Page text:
Weight Watchers pops on bullish analyst call, but traders prefer another fitness stock – CNBC

Posted: May 15, 2020 at 9:43 am


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Call it a win for the wellness trade.

Shares of WW International, formerly Weight Watchers, rallied nearly 5% on Wednesday after Jefferies initiated coverage of the stock with a buy rating and a $32 price target. The firm said the coronavirus pandemic had ushered in a "durable trend" that could sustain "superior growth" for Weight Watchers: consumers prioritizing wellness.

The stock popped as much as 10% in intraday trading before cooling off slightly to close at $24.60, a 4.75% gain for the day. It is down more than 36% year to date.

The recent enthusiasm around Weight Watchers' prospects has been encouraging, JC O'Hara, chief market technician at MKM Partners, told CNBC's "Trading Nation" on Wednesday.

"The stock made a recent low around $10. It's trading now about $25. So, that's pretty impressive over the short term, but ... in 2018, this was a $100 stock," O'Hara said.

"So, rather than bottom-fishing in names that are close to 52-week lows, I want momentum," he said. "If this health and wellness and fitness craze is here to stay, I want to buy stocks that have already started to participate."

For that, O'Hara turned to Peloton, which he called a "much better option" now.

"You could see over the last few months it's traced out an inverse head-and-shoulders pattern," he said, referencing a chart of the stock since its 2019 IPO. "What that really means is it's a positive pattern that's getting the buyers ready, and typically, this pattern is a buy as soon as it breaks above resistance."

The $36 appeared to be the stock's ceiling of resistance until last week, when it broke through that level and "ran another 22%," O'Hara said.

"The worst thing you could say about Peloton is maybe it's overextended or maybe overbought," he said. "Yes, it is up 150% from the March lows. So, to us, I think the best play here is look at Peloton. Look to add or buy on a pullback to 40, and I think that's the way to play this new theme taking place in the economy."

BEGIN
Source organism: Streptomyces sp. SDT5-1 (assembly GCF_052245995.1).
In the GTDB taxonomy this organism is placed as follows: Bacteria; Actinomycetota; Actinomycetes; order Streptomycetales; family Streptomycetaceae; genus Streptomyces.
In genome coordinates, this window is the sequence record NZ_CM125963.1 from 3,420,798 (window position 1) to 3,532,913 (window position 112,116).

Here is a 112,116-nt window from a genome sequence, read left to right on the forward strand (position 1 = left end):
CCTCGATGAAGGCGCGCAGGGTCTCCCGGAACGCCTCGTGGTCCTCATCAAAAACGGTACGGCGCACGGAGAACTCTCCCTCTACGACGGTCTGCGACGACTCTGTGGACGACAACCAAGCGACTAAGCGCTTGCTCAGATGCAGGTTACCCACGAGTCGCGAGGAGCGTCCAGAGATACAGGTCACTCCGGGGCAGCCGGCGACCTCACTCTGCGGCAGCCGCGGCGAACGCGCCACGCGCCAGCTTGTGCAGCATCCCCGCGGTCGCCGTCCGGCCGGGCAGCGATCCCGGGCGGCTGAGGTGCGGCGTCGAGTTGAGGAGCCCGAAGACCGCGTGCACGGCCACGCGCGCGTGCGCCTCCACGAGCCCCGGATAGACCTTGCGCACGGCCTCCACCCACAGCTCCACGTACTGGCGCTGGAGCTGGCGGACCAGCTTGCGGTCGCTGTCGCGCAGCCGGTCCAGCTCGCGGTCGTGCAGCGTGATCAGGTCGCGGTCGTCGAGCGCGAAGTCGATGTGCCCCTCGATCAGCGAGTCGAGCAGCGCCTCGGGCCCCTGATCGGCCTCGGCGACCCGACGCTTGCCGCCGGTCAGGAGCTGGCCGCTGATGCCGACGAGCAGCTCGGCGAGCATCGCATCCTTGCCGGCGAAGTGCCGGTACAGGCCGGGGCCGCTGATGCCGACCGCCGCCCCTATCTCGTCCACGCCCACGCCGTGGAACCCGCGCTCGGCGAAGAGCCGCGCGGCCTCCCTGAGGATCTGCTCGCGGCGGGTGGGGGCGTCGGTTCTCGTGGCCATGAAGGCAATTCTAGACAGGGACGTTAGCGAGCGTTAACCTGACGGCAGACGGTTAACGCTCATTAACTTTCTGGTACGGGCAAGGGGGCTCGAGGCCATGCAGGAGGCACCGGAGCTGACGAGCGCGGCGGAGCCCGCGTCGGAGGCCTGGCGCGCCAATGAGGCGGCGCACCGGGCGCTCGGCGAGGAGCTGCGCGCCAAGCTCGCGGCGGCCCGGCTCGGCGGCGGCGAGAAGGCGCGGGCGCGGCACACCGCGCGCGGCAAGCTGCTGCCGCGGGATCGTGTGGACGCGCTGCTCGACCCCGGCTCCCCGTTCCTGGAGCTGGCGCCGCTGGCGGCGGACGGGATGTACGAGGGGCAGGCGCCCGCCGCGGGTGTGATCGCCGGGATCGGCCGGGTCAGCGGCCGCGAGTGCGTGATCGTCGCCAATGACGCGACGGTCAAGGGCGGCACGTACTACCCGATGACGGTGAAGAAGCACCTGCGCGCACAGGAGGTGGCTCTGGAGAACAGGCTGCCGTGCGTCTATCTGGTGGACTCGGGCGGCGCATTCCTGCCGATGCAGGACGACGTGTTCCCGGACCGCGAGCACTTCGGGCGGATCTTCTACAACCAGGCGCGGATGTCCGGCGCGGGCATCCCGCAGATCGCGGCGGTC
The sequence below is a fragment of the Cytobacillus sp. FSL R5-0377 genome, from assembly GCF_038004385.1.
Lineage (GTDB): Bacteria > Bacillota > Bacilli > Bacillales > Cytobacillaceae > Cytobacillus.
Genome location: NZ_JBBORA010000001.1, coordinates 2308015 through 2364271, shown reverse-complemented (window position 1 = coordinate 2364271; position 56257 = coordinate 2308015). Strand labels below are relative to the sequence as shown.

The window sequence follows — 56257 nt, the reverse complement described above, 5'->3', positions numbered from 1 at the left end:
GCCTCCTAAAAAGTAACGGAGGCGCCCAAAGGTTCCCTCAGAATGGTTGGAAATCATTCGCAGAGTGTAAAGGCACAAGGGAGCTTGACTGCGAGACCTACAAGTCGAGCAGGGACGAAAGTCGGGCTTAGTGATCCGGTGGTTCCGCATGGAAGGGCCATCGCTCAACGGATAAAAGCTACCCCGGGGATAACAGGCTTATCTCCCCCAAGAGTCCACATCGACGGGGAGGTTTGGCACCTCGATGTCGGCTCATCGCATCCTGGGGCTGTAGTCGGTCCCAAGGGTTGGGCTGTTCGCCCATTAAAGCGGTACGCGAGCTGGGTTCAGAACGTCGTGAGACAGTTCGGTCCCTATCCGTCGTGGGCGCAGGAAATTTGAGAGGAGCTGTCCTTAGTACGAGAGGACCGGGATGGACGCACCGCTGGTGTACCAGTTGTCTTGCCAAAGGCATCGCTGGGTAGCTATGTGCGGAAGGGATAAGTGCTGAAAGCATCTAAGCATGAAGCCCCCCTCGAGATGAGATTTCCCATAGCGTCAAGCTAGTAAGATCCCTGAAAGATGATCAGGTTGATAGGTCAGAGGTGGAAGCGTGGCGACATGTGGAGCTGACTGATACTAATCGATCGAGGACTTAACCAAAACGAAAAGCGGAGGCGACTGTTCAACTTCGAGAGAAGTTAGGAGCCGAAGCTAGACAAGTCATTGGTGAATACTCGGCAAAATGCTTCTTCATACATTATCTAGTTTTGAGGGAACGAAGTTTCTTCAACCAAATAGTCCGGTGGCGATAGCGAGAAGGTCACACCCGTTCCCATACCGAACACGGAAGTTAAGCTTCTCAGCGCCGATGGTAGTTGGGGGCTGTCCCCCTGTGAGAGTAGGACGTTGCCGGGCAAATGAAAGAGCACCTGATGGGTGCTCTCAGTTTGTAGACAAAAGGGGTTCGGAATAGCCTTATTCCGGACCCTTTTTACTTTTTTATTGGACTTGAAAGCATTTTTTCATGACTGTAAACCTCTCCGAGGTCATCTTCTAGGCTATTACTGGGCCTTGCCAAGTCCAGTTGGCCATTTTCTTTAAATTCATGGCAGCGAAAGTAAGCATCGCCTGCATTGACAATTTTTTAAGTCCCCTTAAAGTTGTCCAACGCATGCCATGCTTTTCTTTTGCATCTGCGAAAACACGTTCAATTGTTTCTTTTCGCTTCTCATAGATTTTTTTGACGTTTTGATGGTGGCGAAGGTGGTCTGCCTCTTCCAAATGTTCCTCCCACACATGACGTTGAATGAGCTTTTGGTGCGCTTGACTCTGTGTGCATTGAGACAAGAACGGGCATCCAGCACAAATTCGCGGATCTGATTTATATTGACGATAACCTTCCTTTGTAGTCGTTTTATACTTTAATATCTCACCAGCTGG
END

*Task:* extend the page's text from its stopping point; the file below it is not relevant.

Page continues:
Peloton closed down more than 2% on Wednesday at $45.17.

Mark Tepper, president and CEO of Strategic Wealth Partners, is also a fan of Peloton's prospects, though he expressed concern that "a lot of the easy money's already been made" in the health and wellness space.

"There's no doubt there is a structural shift happening here. Work out from home, not just work from home, [is] here to stay," Tepper said in the same "Trading Nation" interview. "If you've spent a lot of money outfitting your home gym, it seems less like that you'd do a quick 180 as the economy reopens and go back to the gym."

Tepper cited theshortage of exercise weights such as dumbbells, kettlebells and barbells as evidence for consumers investing in their home fitness setups.

"This is where Peloton has an advantage. I understand it's not strength training, it's cardio, but they actually still have bikes," he said. "For about 100 bucks a month, you can get the bike, you can get the subscription, it's a great value prop for the consumer, but it is a little bit expensive."

Tepper was referring to Peloton's payment plan for its$2,245 exercise bike. Consumers can pay in full or enroll in a 39-month payment plan at $58 a month, which with the $39-a-month all-access class membership totals $97 a month.

"This reminds me a lot of what Apple did a few years ago," Tepper said. "Less and less people were willing to shell out 1,000 bucks for an iPhone, so they started offering ways to lease the phone or finance the phone. I think that's what Peloton's doing here."

Disclosure: CNBC parent Comcast-NBCUniversal is an investor in Peloton.

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Weight Watchers pops on bullish analyst call, but traders prefer another fitness stock - CNBC

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May 15th, 2020 at 9:43 am

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